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J Eval Clin Pract. 2012 Feb;18(1):89-92. doi: 10.1111/j.1365-2753.2010.01528.x. Epub 2010 Aug 15.

Use of a clinical decision support system to increase osteoporosis screening.

Author information

1
Division of Primary Care Internal Medicine, Center for Innovation, Mayo Clinic, Rochester, Minnesota 55905, USA. dejesus.ramona@mayo.edu

Abstract

BACKGROUND:

In 2002, the US Preventive Services Task Force recommended routine osteoporosis screening for women aged 65 years or older. However, studies have indicated that osteoporosis remains underdiagnosed, and various methods such as the use of health information technology have been tried to increase screening rates. We investigated whether we could boost the low rates of bone mineral density testing with implementation of a point-of-care clinical decision support system in our primary care practice.

METHODS:

We retrospectively reviewed the medical records of female patients eligible for osteoporosis screening who had no prior bone mineral density test who were seen at our primary care practice sites in 2007 or 2008 (before and after implementation of a point-of-care clinical decision support system).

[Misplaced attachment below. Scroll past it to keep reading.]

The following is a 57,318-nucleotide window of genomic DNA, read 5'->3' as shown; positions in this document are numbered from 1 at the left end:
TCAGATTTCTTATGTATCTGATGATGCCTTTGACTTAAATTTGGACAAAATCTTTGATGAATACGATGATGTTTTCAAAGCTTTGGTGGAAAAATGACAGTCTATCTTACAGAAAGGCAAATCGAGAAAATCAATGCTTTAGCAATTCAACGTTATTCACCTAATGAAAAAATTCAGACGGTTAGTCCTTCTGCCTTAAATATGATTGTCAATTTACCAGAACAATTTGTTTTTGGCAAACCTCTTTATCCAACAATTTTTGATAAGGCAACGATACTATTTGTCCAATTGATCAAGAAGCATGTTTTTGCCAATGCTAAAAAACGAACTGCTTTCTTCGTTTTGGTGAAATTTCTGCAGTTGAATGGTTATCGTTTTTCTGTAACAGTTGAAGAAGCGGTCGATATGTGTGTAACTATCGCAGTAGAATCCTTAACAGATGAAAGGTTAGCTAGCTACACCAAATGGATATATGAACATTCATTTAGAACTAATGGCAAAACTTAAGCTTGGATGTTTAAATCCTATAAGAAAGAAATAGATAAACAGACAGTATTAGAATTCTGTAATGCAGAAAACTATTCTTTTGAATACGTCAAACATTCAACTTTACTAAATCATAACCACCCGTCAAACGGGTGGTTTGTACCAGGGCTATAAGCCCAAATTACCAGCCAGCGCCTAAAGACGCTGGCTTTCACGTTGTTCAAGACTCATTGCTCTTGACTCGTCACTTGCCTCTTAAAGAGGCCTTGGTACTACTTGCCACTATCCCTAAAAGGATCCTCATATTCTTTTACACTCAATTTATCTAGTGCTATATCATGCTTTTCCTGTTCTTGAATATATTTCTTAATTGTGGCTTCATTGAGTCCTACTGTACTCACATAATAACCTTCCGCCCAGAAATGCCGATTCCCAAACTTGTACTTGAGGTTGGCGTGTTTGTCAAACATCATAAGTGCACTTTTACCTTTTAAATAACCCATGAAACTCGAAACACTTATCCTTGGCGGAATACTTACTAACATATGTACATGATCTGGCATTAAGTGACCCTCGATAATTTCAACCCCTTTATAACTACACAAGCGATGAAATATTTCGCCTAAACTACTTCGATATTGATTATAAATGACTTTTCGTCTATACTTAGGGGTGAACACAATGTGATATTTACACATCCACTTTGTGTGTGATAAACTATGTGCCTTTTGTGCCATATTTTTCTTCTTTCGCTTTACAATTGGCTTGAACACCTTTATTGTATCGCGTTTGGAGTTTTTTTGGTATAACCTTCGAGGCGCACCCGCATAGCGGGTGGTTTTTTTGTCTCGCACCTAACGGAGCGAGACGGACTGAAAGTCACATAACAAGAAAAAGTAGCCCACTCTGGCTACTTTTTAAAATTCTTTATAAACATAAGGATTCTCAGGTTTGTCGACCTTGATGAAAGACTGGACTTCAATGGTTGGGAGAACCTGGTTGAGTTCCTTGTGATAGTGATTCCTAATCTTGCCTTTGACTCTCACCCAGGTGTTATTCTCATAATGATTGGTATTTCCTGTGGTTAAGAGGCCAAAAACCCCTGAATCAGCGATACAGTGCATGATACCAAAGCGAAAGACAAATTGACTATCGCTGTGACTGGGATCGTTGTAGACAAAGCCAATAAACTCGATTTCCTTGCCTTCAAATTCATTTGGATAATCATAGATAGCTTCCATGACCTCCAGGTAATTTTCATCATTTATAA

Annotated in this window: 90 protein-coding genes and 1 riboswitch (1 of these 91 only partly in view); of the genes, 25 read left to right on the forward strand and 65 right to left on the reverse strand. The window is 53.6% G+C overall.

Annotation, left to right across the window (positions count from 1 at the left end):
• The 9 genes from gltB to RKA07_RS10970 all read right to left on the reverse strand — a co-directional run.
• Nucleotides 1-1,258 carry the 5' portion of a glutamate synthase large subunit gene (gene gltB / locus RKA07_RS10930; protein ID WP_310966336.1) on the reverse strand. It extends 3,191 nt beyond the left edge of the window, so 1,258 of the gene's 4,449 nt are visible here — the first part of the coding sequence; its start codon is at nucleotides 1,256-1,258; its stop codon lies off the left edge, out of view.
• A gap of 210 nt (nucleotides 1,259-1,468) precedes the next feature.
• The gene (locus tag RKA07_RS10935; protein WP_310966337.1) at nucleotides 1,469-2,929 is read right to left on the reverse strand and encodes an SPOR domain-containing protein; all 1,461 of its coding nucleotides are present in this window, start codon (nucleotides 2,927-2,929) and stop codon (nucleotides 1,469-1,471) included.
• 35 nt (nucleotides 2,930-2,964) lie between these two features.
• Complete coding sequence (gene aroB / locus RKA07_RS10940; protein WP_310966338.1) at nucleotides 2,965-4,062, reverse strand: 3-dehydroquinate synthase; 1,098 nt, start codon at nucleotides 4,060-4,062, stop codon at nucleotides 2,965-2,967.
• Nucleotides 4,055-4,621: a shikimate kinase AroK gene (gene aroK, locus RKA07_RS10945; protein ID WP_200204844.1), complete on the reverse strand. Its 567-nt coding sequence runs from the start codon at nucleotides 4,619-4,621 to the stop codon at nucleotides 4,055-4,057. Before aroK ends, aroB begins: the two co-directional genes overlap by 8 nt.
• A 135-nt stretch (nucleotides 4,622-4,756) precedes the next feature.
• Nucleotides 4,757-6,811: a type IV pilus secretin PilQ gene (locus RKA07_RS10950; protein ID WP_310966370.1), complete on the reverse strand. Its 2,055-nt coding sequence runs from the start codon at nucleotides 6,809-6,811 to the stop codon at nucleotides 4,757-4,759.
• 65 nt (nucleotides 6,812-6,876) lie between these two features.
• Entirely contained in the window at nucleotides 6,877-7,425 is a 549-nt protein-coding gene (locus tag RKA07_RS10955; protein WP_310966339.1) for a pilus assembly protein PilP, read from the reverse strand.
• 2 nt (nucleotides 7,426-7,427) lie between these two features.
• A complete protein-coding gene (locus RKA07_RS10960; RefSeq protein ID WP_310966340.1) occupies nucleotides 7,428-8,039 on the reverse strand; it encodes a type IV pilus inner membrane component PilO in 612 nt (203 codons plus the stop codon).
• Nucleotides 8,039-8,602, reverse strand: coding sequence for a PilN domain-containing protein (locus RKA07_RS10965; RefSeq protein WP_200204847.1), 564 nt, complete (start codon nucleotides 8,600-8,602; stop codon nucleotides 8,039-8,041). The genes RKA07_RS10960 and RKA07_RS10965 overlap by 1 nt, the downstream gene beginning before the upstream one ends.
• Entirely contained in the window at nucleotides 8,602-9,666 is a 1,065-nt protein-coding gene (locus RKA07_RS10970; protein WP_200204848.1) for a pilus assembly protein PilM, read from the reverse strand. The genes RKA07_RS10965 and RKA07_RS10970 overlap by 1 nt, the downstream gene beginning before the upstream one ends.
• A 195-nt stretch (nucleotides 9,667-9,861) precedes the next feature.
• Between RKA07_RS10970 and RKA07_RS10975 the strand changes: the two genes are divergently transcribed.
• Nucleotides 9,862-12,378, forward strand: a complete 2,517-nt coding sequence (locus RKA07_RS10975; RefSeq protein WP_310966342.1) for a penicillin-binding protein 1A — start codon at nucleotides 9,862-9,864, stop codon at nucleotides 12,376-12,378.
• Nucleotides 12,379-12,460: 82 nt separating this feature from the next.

RESULTS:

Overall, screening rates were 80.1% in 2007 and 84.1% in 2008 (P < 0.001). Of patients who did not have osteoporosis screening before the visit, 5.87% completed the screening after the visit in 2007, compared with 9.79% in 2008 (when the clinical support system was implemented), a 66.7% improvement (P = 0.025).

CONCLUSION:

Clinical decision support for primary care doctors significantly improved osteoporosis screening rates among eligible women. Carefully designed clinical decision support systems can optimize care delivery, ensuring that important preventive services such as osteoporosis screening for patients at risk for fracture are performed while unnecessary testing is avoided.

PMID:
20722888
PMCID:
PMC3303889
DOI:
10.1111/j.1365-2753.2010.01528.x
[Indexed for MEDLINE]
Free PMC Article

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